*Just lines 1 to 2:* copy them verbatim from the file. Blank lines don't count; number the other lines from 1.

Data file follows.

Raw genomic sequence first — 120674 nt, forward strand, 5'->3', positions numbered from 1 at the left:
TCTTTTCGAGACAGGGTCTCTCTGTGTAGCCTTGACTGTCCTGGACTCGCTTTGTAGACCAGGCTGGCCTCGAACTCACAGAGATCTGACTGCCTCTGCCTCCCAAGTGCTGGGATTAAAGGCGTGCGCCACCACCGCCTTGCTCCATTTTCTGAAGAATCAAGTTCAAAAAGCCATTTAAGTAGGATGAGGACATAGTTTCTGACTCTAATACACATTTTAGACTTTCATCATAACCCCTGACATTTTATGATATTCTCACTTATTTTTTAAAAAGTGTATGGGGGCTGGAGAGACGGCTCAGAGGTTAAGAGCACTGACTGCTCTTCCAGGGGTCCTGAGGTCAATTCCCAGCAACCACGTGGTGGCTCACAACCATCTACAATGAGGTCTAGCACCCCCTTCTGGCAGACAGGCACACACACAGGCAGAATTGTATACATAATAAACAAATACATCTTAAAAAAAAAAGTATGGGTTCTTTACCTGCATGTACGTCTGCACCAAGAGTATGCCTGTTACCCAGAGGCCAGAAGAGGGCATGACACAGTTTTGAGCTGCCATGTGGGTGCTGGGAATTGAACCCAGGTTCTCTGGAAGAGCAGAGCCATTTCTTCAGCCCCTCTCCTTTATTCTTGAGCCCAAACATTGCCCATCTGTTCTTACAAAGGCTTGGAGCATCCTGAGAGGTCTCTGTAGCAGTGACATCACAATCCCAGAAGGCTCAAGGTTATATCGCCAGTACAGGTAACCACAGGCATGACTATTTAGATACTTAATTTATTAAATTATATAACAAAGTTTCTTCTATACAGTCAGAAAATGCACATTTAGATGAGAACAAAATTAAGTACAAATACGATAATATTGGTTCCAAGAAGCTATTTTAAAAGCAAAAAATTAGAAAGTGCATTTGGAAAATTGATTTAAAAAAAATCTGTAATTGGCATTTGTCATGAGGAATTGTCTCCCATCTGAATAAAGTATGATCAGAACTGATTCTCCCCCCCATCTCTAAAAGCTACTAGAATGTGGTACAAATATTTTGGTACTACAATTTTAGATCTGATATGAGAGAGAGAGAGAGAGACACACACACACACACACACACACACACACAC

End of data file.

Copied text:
Raw genomic sequence first — 120674 nt, forward strand, 5'->3', positions numbered from 1 at the left:
TCTTTTCGAGACAGGGTCTCTCTGTGTAGCCTTGACTGTCCTGGACTCGCTTTGTAGACCAGGCTGGCCTCGAACTCACAGAGATCTGACTGCCTCTGCCTCCCAAGTGCTGGGATTAAAGGCGTGCGCCACCACCGCCTTGCTCCATTTTCTGAAGAATCAAGTTCAAAAAGCCATTTAAGTAGGATGAGGACATAGTTTCTGACTCTAATACACATTTTAGACTTTCATCATAACCCCTGACATTTTATGATATTCTCACTTATTTTTTAAAAAGTGTATGGGGGCTGGAGAGACGGCTCAGAGGTTAAGAGCACTGACTGCTCTTCCAGGGGTCCTGAGGTCAATTCCCAGCAACCACGTGGTGGCTCACAACCATCTACAATGAGGTCTAGCACCCCCTTCTGGCAGACAGGCACACACACAGGCAGAATTGTATACATAATAAACAAATACATCTTAAAAAAAAAAGTATGGGTTCTTTACCTGCATGTACGTCTGCACCAAGAGTATGCCTGTTACCCAGAGGCCAGAAGAGGGCATGACACAGTTTTGAGCTGCCATGTGGGTGCTGGGAATTGAACCCAGGTTCTCTGGAAGAGCAGAGCCATTTCTTCAGCCCCTCTCCTTTATTCTTGAGCCCAAACATTGCCCATCTGTTCTTACAAAGGCTTGGAGCATCCTGAGAGGTCTCTGTAGCAGTGACATCACAATCCCAGAAGGCTCAAGGTTATATCGCCAGTACAGGTAACCACAGGCATGACTATTTAGATACTTAATTTATTAAATTATATAACAAAGTTTCTTCTATACAGTCAGAAAATGCACATTTAGATGAGAACAAAATTAAGTACAAATACGATAATATTGGTTCCAAGAAGCTATTTTAAAAGCAAAAAATTAGAAAGTGCATTTGGAAAATTGATTTAAAAAAAATCTGTAATTGGCATTTGTCATGAGGAATTGTCTCCCATCTGAATAAAGTATGATCAGAACTGATTCTCCCCCCCATCTCTAAAAGCTACTAGAATGTGGTACAAATATTTTGGTACTACAATTTTAGATCTGATATGAGAGAGAGAGAGAGAGACACACACACACACACACACACACACACACAC